Dr. Willis Alfred Adcock '43, P'71, Sc.D '89

Invented the Silicon Transistor, Member of Team that Developed the Atomic Bomb

After graduating from Hobart, Adcock received his United States citizenship and joined the Army where he became a technical staff member in the Clinton Laboratories in Oak Ridge, Tenn. While in the Army, he was a member of the team that developed the atomic bomb. He left the Armed Services in 1948 to pursue his Ph.D. at Brown. 

He had a brief stint as a technical staff member for Stanolind Oil and Gas Company in Tulsa, Okla., before becoming manager of development at the Integrated Circuits Department at Texas Instruments, Inc. in Dallas, Texas. At Texas Instruments, he developed the silicon transistor which made the company a world leader in semiconductors. He left Texas Instruments for a year in 1964 to work as technical director for Sperry Semiconductor in Norwalk, Conn., but returned in 1965 as manager of advanced planning and technical development. He was later assistant vice president and finally vice president of corporate staff from 1982-86.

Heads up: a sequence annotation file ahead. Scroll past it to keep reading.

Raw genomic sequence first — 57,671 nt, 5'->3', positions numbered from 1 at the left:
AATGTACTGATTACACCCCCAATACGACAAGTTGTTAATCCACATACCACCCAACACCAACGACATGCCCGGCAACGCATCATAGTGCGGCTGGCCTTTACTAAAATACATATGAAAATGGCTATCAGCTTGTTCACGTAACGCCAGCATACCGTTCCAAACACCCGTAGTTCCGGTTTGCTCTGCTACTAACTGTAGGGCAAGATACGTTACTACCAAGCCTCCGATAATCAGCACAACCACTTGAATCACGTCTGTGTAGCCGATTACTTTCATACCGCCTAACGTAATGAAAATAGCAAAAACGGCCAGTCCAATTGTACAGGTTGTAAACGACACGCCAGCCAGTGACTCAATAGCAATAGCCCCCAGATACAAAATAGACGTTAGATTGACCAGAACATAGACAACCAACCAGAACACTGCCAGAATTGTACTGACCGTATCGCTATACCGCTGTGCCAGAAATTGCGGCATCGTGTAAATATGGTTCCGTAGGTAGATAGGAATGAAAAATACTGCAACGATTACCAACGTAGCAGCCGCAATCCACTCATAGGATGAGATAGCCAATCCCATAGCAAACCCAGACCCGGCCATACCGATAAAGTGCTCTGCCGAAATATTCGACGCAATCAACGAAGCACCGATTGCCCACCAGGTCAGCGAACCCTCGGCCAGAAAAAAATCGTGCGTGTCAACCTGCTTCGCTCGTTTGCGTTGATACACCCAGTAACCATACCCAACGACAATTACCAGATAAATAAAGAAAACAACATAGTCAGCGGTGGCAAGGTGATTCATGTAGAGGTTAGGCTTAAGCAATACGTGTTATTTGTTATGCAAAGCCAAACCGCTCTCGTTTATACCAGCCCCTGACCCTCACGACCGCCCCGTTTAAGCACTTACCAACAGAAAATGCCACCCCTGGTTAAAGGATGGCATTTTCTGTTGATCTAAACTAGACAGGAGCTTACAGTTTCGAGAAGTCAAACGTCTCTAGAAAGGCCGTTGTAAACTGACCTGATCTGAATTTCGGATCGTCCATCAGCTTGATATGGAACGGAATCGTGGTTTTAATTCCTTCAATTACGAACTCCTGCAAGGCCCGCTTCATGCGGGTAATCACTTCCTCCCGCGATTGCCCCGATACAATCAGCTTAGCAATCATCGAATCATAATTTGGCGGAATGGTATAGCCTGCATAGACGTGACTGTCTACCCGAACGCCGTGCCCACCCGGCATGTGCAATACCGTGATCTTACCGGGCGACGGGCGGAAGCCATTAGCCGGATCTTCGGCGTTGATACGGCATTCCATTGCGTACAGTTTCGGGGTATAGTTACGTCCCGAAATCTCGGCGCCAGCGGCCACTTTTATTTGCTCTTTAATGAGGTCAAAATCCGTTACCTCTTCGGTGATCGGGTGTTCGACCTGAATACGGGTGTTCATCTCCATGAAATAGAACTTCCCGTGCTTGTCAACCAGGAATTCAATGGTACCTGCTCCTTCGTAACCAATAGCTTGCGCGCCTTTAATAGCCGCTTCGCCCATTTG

Adcock was most recently professor emeritus of electrical and computer engineering at the University of Texas where he contributed articles to professional journals. He was a fellow of I.E.E.E. and A.A.A.S., and was a member of the National Academy of Engineering, the American Chemical Society and Sigma XI. He was a Phi Beta Kappa Principal Fellow of the Texas Institute. He was awarded an honorary degree from Hobart College in 1989.

Adcock most recently received a government patent for his Gyroscopic Torque Converter. 

Adcock married his college sweetheart, Eleanor Goller '44. They had four children before Eleanor passed away in 1970. He was remarried to Sara Adcock. His son Edward graduated from Hobart College in 1971. Adcock passed away on December 16, 2003.

Contribution: Invented the Silicon Transistor, Member of Team that Developed the Atomic Bomb

College Activities: Phi Beta Kappa, Little Theatre

Other Education: Brown University, Providence, R.I. (Physical Chemistry, Ph.D., 1948); Harvard University, Cambridge, Mass. (1968); Southern Methodist University, Dallas, Texas (Liberal Arts M.L.A., 1975)